Wednesday, July 29, 2009

Propagating Plants

I have a rose cutting blooming in a pot. I failed to label it. Labeling decreases my chances of their rooting. Rooting plants requires a certain amount of magical powers.

The rose that is blooming looks much like this one.
It's raining outside, so you can't see a picture of my little cart of cuttings.

Most of us 'get lucky' if we stick enough cuttings and plant enough seeds.
It is very helpful to have a good book on propagation instead of buying yet another pretty book that doesn't tell you much about growing.
Knowing certain things increases our chances of success. When you learned from another gardener who broke off a piece of a plant and said, "Here, stick this in the ground and it will root' and it did, it seemed too easy.

It's helpful to know:
What kind of cutting -- greenstick, softwood, hardwood. What does that mean?
When to stick -- spring, summer, fall, winter.
Does this cutting need to take up water, or does it need to form a callus before it's stuck?
What about nodes?
Can a particular rooted cutting go into the ground right away or does it need to be potted up for a while?
What is the best medium for this cutting?

Will cuttings work for a particular plant or do you need seed?
Does a certain desirable plant throw viable seeds?
How long before I can expect seeds to sprout -- some take up to a year.
Do these seeds need a cold period? Bottom heat?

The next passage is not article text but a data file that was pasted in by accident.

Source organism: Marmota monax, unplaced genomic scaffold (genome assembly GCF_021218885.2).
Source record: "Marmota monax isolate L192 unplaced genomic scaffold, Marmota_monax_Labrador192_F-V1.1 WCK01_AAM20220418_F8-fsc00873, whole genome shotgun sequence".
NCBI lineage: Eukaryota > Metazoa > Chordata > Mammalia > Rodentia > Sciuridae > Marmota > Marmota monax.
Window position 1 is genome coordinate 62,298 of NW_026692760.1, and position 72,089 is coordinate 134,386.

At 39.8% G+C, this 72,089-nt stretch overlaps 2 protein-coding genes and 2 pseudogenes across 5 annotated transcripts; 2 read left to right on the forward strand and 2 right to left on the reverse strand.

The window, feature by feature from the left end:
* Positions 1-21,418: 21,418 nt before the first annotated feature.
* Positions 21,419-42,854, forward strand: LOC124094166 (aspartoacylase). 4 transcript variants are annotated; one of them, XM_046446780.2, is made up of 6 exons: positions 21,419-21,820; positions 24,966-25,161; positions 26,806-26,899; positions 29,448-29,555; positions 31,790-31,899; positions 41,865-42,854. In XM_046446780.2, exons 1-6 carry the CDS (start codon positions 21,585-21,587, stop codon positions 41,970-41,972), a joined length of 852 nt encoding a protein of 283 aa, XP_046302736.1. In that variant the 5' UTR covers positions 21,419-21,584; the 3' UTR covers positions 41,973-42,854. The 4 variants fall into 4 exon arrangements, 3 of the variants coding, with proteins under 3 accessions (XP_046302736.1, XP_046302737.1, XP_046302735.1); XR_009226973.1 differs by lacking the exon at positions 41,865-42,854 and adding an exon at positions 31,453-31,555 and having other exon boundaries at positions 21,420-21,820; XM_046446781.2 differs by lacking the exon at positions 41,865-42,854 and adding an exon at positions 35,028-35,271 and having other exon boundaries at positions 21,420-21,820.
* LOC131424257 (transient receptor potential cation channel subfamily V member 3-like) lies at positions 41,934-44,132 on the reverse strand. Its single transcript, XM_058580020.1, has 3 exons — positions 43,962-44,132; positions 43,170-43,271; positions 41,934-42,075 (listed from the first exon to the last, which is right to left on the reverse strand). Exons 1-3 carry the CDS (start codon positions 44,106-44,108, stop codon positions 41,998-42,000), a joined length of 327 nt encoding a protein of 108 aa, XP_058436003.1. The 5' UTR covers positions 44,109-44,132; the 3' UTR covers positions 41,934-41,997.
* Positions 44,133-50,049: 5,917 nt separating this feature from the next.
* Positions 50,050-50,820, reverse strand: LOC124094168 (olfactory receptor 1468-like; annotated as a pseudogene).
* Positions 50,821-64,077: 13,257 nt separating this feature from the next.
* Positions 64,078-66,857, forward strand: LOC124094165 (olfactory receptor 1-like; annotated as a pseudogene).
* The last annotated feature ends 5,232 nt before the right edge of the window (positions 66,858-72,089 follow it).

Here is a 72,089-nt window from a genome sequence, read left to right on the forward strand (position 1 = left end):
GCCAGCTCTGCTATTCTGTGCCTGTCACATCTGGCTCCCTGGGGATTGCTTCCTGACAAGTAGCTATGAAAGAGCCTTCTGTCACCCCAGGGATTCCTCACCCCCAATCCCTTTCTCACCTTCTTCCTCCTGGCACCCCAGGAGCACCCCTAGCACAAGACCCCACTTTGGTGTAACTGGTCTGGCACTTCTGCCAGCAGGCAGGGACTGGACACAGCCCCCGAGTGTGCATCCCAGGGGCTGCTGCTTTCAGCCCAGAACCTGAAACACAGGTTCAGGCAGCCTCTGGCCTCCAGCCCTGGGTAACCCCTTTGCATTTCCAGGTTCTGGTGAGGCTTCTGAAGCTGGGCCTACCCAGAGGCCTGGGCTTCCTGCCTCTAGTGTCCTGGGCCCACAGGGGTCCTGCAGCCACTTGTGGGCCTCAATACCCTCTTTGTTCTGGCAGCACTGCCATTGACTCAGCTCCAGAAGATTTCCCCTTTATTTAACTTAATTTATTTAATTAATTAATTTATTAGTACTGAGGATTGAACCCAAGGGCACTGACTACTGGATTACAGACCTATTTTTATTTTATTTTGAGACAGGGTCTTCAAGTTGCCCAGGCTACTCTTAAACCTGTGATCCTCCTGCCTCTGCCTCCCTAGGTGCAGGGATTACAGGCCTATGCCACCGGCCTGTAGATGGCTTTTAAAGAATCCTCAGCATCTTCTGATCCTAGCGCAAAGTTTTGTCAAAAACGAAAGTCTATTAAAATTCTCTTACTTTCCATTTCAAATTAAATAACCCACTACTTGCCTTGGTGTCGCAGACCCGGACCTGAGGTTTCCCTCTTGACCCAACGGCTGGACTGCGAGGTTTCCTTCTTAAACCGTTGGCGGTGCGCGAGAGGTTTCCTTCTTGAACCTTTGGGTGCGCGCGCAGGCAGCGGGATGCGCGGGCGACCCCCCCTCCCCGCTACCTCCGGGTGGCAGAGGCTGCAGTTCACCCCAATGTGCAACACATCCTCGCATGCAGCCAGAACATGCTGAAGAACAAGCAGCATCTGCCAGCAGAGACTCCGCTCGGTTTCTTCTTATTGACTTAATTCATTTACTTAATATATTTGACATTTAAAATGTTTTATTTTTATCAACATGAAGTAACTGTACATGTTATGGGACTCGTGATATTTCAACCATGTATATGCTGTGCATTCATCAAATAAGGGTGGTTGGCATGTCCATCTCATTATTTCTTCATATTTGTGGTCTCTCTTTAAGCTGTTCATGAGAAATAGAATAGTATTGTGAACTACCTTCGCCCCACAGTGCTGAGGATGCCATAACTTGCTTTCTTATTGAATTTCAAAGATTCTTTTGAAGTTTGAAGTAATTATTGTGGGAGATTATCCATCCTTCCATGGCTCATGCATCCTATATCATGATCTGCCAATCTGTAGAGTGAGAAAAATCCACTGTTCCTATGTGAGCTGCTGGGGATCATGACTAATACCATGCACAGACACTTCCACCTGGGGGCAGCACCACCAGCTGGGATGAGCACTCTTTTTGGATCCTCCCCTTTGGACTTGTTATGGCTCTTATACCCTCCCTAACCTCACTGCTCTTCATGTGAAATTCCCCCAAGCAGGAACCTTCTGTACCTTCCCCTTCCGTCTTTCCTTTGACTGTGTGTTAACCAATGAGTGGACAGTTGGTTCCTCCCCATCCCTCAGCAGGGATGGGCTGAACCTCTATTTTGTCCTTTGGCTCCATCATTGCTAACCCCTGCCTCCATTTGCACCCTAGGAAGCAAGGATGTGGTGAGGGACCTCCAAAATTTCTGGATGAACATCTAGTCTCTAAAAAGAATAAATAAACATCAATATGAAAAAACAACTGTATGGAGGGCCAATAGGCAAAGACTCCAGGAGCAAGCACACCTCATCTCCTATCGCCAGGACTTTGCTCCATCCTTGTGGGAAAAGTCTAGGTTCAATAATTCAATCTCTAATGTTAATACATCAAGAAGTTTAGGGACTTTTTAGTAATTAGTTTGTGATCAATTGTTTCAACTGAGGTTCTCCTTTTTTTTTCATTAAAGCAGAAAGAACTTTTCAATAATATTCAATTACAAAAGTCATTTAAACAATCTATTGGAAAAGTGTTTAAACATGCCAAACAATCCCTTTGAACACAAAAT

Should I plant seeds from these bulbs? How long before I'll see a bloom?

What happens if the dog is chasing the cat and the cat steps on the seedling? -- Don't laugh, it happens.

4 comments:

  1. My grandmother said the the only time you can't take cuttings is when no one will give them to you.

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  2. Always a pleasure to visit you and enjoy your knowledge of plants. We are getting rain this week - hope you are too!

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  3. I don't know a thing about "cuttings" but I like Madeline's grandmother's advice. This isn't quite the same, but last winter our mighty oak tree was sick and had to be cut down. In the spring, I found one of its "babies" had sprouted in the ground. It couldn't stay in that location so for now it's in a pot and growing. Now I wonder what to do with it during our Zone 4 winter. Please send us some of your rain. Looking at your rose photo, everything looks lush and green where you live.

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  4. I wish I could send you some rain. We have had the wettest July on record.

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I look forward to comments and questions and lively discussion of gardening and related ideas.



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